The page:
A series of colliding discs form the external shell and define the internal programme of Atelier Jean Nouvel's National Museum of Qatar, which is based on a mineral formation called the "desert rose".
The project led by Pritzker Prize-winning architect Jean Nouvel is located on a prominent site within a newly developed civic quarter that connects it with other cultural institutions including I M Pei's Museum of Islamic Art.
More than a decade in the making, the National Museum of Qatar is designed to tell the story of the country's history and its ambitions for the future.
"This is a 21st-century museum that allows you to experience the exhibits in three dimensions," said the architect at the museum's inauguration. "It aims to be a destination for people from around the world that reflects the contemporary spirit of Qatar."
The building's dramatic shape is inspired by the desert rose – a mineral formation created when minerals crystallise below the surface of a salt basin into an array of flat plates resembling rose petals.
A steel frame that spans an insulated waterproof superstructure supports the interlocking discs, which are clad in a glass-fibre reinforced concrete with a sandy hue that evokes the desert landscape.
"The desert rose is a symbol of the desert because it's an architecture created by time and the desert itself," Nouvel added. "Nobody knows what the inside of a desert rose looks like, and we created a typology of intersections that makes you question what is inside it."
Sections of the building's shell protrude outwards to shade areas of a central courtyard, and to protect the interiors from direct sunlight.
Gaps between the discs accommodate frameless glass openings that provide views towards the courtyard, the museum's gardens and the nearby Doha Bay.
Nouvel explained that the radical form seeks to express Qatar's progressive cultural outlook and technological capabilities, which have contributed to its rapid expansion in recent years.
"It's important to consider that architecture is a testimony of time and the museum is a testimony of this time in Qatar, which is a very powerful period," said the architect.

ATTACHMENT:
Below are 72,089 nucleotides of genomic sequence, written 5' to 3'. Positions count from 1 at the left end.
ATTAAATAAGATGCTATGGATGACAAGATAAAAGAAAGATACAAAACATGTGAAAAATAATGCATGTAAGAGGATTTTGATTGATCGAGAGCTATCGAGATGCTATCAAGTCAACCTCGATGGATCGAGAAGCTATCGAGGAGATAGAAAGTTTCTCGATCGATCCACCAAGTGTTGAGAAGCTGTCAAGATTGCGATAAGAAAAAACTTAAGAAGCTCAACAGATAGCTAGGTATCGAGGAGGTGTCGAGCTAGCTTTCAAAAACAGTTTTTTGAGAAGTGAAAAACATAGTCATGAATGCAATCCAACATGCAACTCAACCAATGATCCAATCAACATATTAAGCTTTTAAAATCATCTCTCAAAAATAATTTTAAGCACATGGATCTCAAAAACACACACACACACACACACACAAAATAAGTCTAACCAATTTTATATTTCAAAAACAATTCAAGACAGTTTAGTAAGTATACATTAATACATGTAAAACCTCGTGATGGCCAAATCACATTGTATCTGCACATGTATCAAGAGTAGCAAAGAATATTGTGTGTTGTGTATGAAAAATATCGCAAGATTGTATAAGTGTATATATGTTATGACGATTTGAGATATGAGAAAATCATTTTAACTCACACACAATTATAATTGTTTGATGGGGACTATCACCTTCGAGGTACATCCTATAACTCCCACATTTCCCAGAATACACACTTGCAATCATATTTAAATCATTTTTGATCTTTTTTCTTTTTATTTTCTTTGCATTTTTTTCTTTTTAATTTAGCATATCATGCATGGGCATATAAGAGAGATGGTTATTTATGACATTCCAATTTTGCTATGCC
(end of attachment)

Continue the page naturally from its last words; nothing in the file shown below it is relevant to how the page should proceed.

"The symbology of the desert rose is important but we also wanted to reflect modernity, which is achieved through a change of scale and the creation of something that is a real technical feat."
The museum's 52,000-square-metre floor area enfolds the early 20th-century palace of Sheikh Abdullah bin Jassim Al Thani, which has been extensively renovated and integrated into the visitor experience.
The building's plan forms an elliptical circuit that leads visitors through a sequence of galleries occupying the irregular spaces between the interlocking geometric planes.
The galleries surround a central courtyard that references the traditional Baraha where travellers would unload their merchandise.
The courtyard can be used for events and also forms part of a route connecting the royal palace's outdoor spaces with a garden leading towards the waterfront promenade.
The visitor route extends around one mile and chronicles the history of Qatar, beginning with the period before humans inhabited the peninsula and continuing up to the present day.
Several level changes are incorporated along the route, which begins on the upper floor above the entrance foyer and sweeps back down to the level of the historic palace.
The architecture studio worked closely with the curators to develop a museography tailored to spaces where many of the floors are inclined and there is a complete lack of vertical surfaces.
Several of the jutting internal planes are used as a backdrop for bespoke films that depict different aspects of Qatar and its history.
The movie projections, which were produced in collaboration with the Doha Film Institute, are formatted to fit the specific proportions of the walls they are screened on.
"The idea was to introduce a dialogue between art and information," Nouvel said. "A lot of Qatar's history is undocumented so we used movies and models to help communicate how life here has changed."
The poetic images displayed on the walls complement the other exhibits and are accompanied by a soundscape that immerses the visitor in a variety of settings ranging from the underwater environment of the sea surrounding Qatar, to the bustling market towns that thrived during the period when the country was central to the pearling industry.
The chronological journey is completed by galleries presenting the modern history of Qatar, including the transformative impact of the discoveries of oil and gas during the latter part of the twentieth century.
Finally, visitors emerge from Nouvel's building into the historic Palace of Sheikh Abdullah bin Jassim Al Thani. This important national landmark was both the family home and seat of government before being occupied by the museum's predecessor between 1975 and 1996.
The museum is surrounded by a landscaped 112,000-square-metre park designed by landscape architect Michel Desvignes. The gently undulating gardens feature native plants and trees intended to represent the land and history of Qatar.
Jean Nouvel is a French architect and the 2008 laureate of the annual Pritzker Prize. Alongside the National Museum of Qatar, he recently completed the Louvre Abu Dhabi, another large museum in the Middle East that is spanned by a huge geometric-patterned dome.
The country of Qatar is currently undergoing preparation for the World Cup in 2022, including the construction of Fenwick Iribarren Architects' Ras Abu Aboud, a stadium made from modified shipping containers.
Other recently completed projects in the country include the Qatar National Library designed by OMA, as well as the Qatar National Archive designed by Allies and Morrison that references traditional coastal watchtowers.
Photography is by Iwan Baan.